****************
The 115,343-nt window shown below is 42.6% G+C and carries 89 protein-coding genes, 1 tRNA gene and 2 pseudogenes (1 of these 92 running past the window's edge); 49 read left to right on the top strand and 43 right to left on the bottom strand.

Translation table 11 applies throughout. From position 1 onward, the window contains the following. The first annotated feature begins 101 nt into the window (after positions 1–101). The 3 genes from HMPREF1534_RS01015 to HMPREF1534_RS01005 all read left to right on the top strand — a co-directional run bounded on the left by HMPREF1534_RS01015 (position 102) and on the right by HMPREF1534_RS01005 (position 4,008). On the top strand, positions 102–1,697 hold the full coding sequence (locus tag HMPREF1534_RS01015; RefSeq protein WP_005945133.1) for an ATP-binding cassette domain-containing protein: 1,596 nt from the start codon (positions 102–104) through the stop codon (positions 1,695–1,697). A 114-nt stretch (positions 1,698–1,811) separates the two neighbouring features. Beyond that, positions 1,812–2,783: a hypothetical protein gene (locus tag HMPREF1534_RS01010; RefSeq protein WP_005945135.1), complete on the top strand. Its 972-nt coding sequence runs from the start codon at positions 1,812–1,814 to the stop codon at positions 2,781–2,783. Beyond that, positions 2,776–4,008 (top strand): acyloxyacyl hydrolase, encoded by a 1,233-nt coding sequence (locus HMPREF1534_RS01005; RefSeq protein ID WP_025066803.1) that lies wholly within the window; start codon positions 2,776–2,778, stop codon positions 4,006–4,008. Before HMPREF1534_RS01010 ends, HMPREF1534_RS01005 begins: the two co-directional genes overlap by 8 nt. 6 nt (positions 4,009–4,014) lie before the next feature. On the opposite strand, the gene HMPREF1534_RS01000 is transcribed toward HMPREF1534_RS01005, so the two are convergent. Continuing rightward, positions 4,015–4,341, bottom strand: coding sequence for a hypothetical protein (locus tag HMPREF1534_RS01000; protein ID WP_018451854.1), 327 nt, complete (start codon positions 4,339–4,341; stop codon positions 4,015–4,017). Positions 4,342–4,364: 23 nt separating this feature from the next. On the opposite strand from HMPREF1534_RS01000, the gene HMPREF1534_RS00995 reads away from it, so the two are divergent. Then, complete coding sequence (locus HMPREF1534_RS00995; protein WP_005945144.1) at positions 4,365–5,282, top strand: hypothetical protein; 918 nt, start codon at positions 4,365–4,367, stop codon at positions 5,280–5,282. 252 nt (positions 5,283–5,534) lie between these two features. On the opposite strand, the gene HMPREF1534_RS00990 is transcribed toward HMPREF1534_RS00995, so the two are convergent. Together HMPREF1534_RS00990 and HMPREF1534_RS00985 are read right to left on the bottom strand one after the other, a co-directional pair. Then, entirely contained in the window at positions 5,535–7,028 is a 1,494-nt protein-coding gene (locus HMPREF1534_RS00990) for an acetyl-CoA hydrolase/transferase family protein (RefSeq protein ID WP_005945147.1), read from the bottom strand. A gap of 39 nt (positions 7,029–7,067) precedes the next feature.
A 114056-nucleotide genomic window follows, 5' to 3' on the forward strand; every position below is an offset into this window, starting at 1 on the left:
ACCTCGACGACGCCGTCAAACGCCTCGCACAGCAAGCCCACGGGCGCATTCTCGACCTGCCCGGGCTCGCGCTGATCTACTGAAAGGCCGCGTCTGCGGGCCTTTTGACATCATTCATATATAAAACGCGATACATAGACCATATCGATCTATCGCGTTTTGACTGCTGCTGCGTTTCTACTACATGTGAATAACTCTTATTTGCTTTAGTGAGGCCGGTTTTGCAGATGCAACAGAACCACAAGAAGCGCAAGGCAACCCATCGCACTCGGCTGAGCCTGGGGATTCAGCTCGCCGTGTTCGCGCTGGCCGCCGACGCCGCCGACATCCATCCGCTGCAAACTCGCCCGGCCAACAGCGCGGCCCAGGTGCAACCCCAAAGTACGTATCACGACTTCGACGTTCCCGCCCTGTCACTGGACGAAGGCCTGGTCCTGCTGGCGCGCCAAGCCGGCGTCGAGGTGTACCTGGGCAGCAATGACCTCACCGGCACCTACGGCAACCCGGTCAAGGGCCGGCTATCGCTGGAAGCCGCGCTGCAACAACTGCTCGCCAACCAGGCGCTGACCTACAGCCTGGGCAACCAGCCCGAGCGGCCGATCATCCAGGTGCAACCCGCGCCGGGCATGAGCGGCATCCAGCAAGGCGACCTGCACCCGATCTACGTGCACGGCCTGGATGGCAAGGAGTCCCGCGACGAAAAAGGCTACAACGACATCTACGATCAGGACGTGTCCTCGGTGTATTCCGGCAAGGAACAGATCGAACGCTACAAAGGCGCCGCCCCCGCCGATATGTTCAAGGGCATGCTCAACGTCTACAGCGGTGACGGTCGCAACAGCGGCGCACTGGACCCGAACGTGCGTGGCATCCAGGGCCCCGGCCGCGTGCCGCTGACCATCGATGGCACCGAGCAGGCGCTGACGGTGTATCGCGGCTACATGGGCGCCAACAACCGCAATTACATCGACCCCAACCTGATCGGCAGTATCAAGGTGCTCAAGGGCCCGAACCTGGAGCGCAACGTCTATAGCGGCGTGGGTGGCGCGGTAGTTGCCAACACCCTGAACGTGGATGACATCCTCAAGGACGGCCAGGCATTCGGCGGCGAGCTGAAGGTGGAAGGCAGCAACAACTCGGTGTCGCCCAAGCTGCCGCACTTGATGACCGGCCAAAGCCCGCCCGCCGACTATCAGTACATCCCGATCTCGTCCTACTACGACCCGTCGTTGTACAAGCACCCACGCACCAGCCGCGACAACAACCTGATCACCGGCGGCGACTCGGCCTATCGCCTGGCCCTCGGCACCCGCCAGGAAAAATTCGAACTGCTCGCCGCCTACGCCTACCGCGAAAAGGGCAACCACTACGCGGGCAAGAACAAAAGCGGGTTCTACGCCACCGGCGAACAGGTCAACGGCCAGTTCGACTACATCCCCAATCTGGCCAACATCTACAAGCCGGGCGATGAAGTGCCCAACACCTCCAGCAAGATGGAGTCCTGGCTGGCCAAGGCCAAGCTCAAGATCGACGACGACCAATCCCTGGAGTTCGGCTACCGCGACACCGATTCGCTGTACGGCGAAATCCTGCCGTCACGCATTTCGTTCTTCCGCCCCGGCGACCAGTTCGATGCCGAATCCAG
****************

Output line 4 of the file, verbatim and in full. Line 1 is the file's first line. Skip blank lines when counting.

ACCTCGACGACGCCGTCAAACGCCTCGCACAGCAAGCCCACGGGCGCATTCTCGACCTGCCCGGGCTCGCGCTGATCTACTGAAAGGCCGCGTCTGCGGGCCTTTTGACATCATTCATATATAAAACGCGATACATAGACCATATCGATCTATCGCGTTTTGACTGCTGCTGCGTTTCTACTACATGTGAATAACTCTTATTTGCTTTAGTGAGGCCGGTTTTGCAGATGCAACAGAACCACAAGAAGCGCAAGGCAACCCATCGCACTCGGCTGAGCCTGGGGATTCAGCTCGCCGTGTTCGCGCTGGCCGCCGACGCCGCCGACATCCATCCGCTGCAAACTCGCCCGGCCAACAGCGCGGCCCAGGTGCAACCCCAAAGTACGTATCACGACTTCGACGTTCCCGCCCTGTCACTGGACGAAGGCCTGGTCCTGCTGGCGCGCCAAGCCGGCGTCGAGGTGTACCTGGGCAGCAATGACCTCACCGGCACCTACGGCAACCCGGTCAAGGGCCGGCTATCGCTGGAAGCCGCGCTGCAACAACTGCTCGCCAACCAGGCGCTGACCTACAGCCTGGGCAACCAGCCCGAGCGGCCGATCATCCAGGTGCAACCCGCGCCGGGCATGAGCGGCATCCAGCAAGGCGACCTGCACCCGATCTACGTGCACGGCCTGGATGGCAAGGAGTCCCGCGACGAAAAAGGCTACAACGACATCTACGATCAGGACGTGTCCTCGGTGTATTCCGGCAAGGAACAGATCGAACGCTACAAAGGCGCCGCCCCCGCCGATATGTTCAAGGGCATGCTCAACGTCTACAGCGGTGACGGTCGCAACAGCGGCGCACTGGACCCGAACGTGCGTGGCATCCAGGGCCCCGGCCGCGTGCCGCTGACCATCGATGGCACCGAGCAGGCGCTGACGGTGTATCGCGGCTACATGGGCGCCAACAACCGCAATTACATCGACCCCAACCTGATCGGCAGTATCAAGGTGCTCAAGGGCCCGAACCTGGAGCGCAACGTCTATAGCGGCGTGGGTGGCGCGGTAGTTGCCAACACCCTGAACGTGGATGACATCCTCAAGGACGGCCAGGCATTCGGCGGCGAGCTGAAGGTGGAAGGCAGCAACAACTCGGTGTCGCCCAAGCTGCCGCACTTGATGACCGGCCAAAGCCCGCCCGCCGACTATCAGTACATCCCGATCTCGTCCTACTACGACCCGTCGTTGTACAAGCACCCACGCACCAGCCGCGACAACAACCTGATCACCGGCGGCGACTCGGCCTATCGCCTGGCCCTCGGCACCCGCCAGGAAAAATTCGAACTGCTCGCCGCCTACGCCTACCGCGAAAAGGGCAACCACTACGCGGGCAAGAACAAAAGCGGGTTCTACGCCACCGGCGAACAGGTCAACGGCCAGTTCGACTACATCCCCAATCTGGCCAACATCTACAAGCCGGGCGATGAAGTGCCCAACACCTCCAGCAAGATGGAGTCCTGGCTGGCCAAGGCCAAGCTCAAGATCGACGACGACCAATCCCTGGAGTTCGGCTACCGCGACACCGATTCGCTGTACGGCGAAATCCTGCCGTCACGCATTTCGTTCTTCCGCCCCGGCGACCAGTTCGATGCCGAATCCAG